After graduation, she wanted to combine her love of teaching with the outdoors, so she took a position with the Canyonlands Field Institute in Moab, a river-based environmental education program for kids and adults that featured five-day camps and a river trip for middle schools as part of their curriculum. But guiding wasn’t paying her student loans or bills, Christie says. In 2006 she took a position teaching high school environmental studies and chemistry at a private boarding school for the arts in the mountains of Idlewild, California. During the summers she would return to work in Alaska.
Having taken her first yoga teacher’s training in 2003, she completed a 200-hour teacher training in Santa Monica in 2007. Christie moved to Idaho in 2010 because she wanted longer river trips. “Most of them were five or six days on the Salmon, Snake and Middle Fork of the Salmon.” It was summer work since she was still teaching at the arts school. “I had these parallel lives, a decade of teaching, river guiding and teaching yoga. All through my 20s and and 30s, I’d use work to get me to those places I wanted to go. I got jobs where I wanted to be, doing the things I loved.”
Alaska friends had told Christie about Crested Butte and having visited in 2008, she decided to make the move after her summer of river guiding. “I drove from California in my little VW Golf. I love the mountain culture even though I didn’t ski or mountain bike at that time, but I wanted to learn. I was enamored immediately.”
Within a week, she had the typical three jobs required for living the dream in town – a pass job at Adaptive Sports Center, serving at Uley’s and teaching at Yoga for the Peaceful. “And I just loved it all. I was a green-level skier scared to ski home from Uley’s,” she laughs. But she got one pair of Nordic skis and signed up for the Grand Traverse. “I’d take the lift up on my Nordics and ski down to try to learn.”
In way over her head, it took her and her partner 16 hours to get to Aspen. “My partner was a ballerina and had never done it either. But we finished,” she grins proudly. The following year she did it in 13 hours and claims it was way more fun. In 2015 she nailed it, coming in second overall for women in 10 hours.
During the summers, Christie did landscaping, taught yoga and worked in restaurants. Then, in the spring and fall, she’d return to Moab to river guide and teach environmental education. In 2012, she began managing the yoga studio in CB and organized a yoga trekking trip. “I’d never been to Nepal, so I coordinated the trek through Pemba Sherpa, a local Buttian.” Pemba guided the group to Everest base camp and although Christie says the yoga part didn’t work out so well, “The trekking was spectacular and it was fantastic to spend time with Pemba and his family in Nepal.”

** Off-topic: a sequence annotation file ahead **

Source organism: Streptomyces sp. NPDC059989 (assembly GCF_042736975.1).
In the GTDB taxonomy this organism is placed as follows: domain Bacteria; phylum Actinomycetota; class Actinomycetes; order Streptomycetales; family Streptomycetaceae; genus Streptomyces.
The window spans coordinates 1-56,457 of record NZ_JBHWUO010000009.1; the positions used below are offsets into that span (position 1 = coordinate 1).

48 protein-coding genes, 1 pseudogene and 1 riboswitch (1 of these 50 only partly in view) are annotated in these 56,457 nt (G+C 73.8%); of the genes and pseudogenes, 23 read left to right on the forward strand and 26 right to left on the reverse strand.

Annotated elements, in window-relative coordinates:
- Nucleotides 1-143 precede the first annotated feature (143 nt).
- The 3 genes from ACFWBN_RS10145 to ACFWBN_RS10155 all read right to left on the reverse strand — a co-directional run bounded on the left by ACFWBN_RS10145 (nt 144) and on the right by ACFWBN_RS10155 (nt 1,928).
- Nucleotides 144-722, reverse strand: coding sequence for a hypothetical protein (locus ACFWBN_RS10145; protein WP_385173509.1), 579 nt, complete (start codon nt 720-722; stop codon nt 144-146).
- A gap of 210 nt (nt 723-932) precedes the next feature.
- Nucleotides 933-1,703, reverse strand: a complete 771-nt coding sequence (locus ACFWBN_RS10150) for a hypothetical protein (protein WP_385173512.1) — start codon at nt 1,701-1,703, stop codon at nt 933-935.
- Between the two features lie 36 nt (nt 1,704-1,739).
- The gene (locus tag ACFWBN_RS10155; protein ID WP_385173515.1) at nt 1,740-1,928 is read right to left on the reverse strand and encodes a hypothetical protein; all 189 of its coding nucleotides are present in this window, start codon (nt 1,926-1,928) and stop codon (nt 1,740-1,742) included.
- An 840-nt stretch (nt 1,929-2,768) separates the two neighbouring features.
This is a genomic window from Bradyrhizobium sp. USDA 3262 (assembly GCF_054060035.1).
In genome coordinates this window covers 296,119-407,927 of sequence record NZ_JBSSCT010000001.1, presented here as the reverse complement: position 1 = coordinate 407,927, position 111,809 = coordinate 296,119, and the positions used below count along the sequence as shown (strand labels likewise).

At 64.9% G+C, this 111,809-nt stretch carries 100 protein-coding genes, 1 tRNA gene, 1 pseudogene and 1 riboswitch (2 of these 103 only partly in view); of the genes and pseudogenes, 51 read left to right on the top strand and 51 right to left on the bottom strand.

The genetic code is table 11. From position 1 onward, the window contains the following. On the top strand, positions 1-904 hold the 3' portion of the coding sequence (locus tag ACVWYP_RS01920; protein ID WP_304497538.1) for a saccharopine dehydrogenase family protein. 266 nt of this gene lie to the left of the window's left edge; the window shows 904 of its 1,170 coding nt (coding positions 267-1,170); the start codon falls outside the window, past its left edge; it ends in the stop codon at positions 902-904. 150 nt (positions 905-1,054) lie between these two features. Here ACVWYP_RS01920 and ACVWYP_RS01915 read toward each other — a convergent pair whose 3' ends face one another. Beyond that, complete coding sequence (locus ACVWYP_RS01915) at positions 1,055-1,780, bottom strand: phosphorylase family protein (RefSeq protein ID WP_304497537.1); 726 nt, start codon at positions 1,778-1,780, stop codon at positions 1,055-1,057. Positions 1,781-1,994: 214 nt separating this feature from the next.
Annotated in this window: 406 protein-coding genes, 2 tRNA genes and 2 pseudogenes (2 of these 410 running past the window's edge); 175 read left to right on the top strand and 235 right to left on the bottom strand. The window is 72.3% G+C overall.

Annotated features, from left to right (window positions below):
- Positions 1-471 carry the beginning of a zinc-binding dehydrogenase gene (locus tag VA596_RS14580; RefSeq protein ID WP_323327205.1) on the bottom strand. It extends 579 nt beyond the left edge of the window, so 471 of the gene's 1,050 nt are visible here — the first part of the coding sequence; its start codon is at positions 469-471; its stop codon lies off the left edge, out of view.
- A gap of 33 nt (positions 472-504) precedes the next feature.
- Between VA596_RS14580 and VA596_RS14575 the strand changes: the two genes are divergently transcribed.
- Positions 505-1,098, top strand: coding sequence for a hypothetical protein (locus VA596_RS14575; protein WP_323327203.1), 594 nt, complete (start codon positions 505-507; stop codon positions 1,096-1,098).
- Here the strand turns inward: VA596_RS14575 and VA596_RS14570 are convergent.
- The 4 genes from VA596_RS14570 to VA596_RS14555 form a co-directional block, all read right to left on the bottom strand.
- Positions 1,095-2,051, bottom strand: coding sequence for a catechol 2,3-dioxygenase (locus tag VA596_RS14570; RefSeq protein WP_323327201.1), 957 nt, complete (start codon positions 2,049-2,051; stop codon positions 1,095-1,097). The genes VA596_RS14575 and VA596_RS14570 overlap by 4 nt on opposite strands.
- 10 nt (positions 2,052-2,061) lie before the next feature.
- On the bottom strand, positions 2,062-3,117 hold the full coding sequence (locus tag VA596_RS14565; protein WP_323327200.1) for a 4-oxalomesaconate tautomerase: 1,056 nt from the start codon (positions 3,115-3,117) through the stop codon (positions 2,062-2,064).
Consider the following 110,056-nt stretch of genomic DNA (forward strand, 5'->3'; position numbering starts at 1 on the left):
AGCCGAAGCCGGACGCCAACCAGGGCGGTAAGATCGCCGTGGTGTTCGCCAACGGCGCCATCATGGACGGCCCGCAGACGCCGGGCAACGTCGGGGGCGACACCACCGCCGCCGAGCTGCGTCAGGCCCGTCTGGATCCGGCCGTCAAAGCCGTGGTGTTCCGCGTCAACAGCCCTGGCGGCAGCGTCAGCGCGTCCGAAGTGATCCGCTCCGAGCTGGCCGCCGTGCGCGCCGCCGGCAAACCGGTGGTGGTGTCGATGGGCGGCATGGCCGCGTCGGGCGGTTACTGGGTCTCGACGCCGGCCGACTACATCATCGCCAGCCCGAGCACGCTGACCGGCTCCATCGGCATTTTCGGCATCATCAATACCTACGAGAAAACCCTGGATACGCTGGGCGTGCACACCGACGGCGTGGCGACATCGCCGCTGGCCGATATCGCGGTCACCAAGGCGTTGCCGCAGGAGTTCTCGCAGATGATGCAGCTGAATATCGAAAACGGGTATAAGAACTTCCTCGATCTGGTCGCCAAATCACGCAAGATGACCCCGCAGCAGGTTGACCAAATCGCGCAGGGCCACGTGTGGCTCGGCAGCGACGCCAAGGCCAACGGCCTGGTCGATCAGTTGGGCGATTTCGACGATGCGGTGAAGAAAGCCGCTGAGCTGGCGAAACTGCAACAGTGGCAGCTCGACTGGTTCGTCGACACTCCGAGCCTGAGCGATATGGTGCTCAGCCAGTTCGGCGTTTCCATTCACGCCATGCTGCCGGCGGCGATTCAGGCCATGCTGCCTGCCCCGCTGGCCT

That fall she landed a job with Youth International, a gap year, three-month backpacking program for high school kids through Thailand, India and Nepal.“By the end of that I was ready to settle back into adulthood. I’d been gallivanting around the globe. I was ready for something more permanent.” Canyonlands Field Institute hired her as the head naturalist guide. “Someone who explains nature to people, a narrator for the natural world,” she explains. Christie moved to Moab for the job, however, it wasn’t turning into a long-term position. “It was still only a nine-month position and I was almost 35 and ready to have more of a career.”
She was hired as the Wilderness Pursuit manager at Western Colorado University (WCU) in Gunnison at the end of 2013. Returning to CB she felt, “I had never really left it in my heart. All my friends were here. It was an awesome job that combined all of my interests in education and outdoors. I got to teach kids again and most importantly, I got to be outdoors and back in the valley I really love.” She bought a house in Gunnison but fell in love with the then mayor of Crested Butte, Aaron Huckstep, aka Huck, and was spending most of her time in CB, so the couple moved to CB South, and married in 2017. “I loved my WCU job but wanted to be in the Butte.”
When Keith Bauer retired from Crested Butte Nordic, Christie was hired as head honcho of the Nordic Center. “It was all hectic that year. I started my new job and got married. Now we’re just living the dream. I have a huge commitment to this community and that’s why I love working for CB Nordic, because it’s so integrated into this community on so many levels. When I moved here originally, I knew this was the place for me. The doors opened and it was so perfect. I knew I was here for good when I moved back.”